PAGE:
Provider-led Groups Announce Collaboration to Improve Data Flow to Clinical Applications

Healthcare Services Platform Consortium and the Center for Medical Interoperability aim to advance development of innovative clinical applications and services to improve patient care 

SCOTTSDALE, Ariz. and NASHVILLE, Tenn. (February 29, 2016) – The Healthcare Services Platform Consortium (HSPC) and the Center for Medical Interoperability are collaborating on technical initiatives to enable clinical applications to easily and securely access health information.  The two provider-led, nonprofit organizations will leverage complementary strengths to develop compatible architectures and platforms to facilitate the flow of data from the patient to clinical applications and services that can enhance care.

Stan Huff, MD, chief medical information officer of Intermountain Healthcare and chairman of the HSPC Board, said, “HSPC and the Center are aligned in their goal to help people live the healthiest lives possible.  Combining resources to create a consistent technical platform solution will benefit the entire industry and accelerate the availability of interoperable clinical applications and services.”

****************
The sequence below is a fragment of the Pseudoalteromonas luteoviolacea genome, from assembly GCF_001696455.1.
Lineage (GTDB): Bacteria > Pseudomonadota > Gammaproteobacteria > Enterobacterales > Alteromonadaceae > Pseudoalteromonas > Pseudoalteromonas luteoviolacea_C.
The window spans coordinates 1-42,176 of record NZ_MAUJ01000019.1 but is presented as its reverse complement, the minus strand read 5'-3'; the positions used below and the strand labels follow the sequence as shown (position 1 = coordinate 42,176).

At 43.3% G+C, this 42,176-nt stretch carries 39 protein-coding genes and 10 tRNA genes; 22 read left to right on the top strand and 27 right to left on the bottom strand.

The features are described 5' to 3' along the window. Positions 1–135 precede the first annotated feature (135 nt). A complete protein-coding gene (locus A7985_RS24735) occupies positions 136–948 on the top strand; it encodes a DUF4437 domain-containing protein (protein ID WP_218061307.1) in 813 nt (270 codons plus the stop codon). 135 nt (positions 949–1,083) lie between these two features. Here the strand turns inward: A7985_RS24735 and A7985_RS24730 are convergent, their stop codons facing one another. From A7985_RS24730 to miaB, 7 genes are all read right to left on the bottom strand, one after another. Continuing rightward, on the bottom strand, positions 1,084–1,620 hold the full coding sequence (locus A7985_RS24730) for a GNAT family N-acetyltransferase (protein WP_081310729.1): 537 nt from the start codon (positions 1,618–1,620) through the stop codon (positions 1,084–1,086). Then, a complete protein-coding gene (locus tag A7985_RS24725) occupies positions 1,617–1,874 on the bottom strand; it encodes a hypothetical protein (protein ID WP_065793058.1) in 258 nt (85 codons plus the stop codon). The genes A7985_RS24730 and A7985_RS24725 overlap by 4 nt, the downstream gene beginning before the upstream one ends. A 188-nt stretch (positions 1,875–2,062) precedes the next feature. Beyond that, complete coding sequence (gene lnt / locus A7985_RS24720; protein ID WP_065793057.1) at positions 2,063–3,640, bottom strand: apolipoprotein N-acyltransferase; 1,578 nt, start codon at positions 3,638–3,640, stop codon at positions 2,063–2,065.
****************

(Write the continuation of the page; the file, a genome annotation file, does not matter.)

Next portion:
“There is a natural handoff between our work at the medical device and enterprise service levels, and HSPC’s platform for interoperable clinical applications. We look forward to working with HSPC to ensure we both get it right,” said Ed Cantwell, executive director of the Center for Medical Interoperability.

The Center serves as a cooperative R&D arm for health systems, guiding innovation and providing a vendor-neutral focal point to work with solution providers. It is enabling health systems with a platform that makes it easier and less expensive to share clinically rich data across medical devices and IT systems.  HSPC is focused on developing a Service Oriented Architecture (SOA) platform for healthcare utilizing current cross-industry standards, healthcare-centric knowledge coupled terminology models based on the Clinical Element and HL7/CIMI models.  Together, HSPC and the Center will leverage the unified voice of healthcare organizations to drive industry alignment and accelerate innovation and time to market.

“From the beginning, HSPC recognized the importance of provider leadership.  The membership of HSPC, combined with that of the Center, represents a strong market force to achieve cross healthcare interoperability.  Working closely with the Center, we will focus on addressing clinical and business needs that positively impact patient outcomes and the experience for all care providers,” said Oscar Diaz, chief executive officer of HSPC.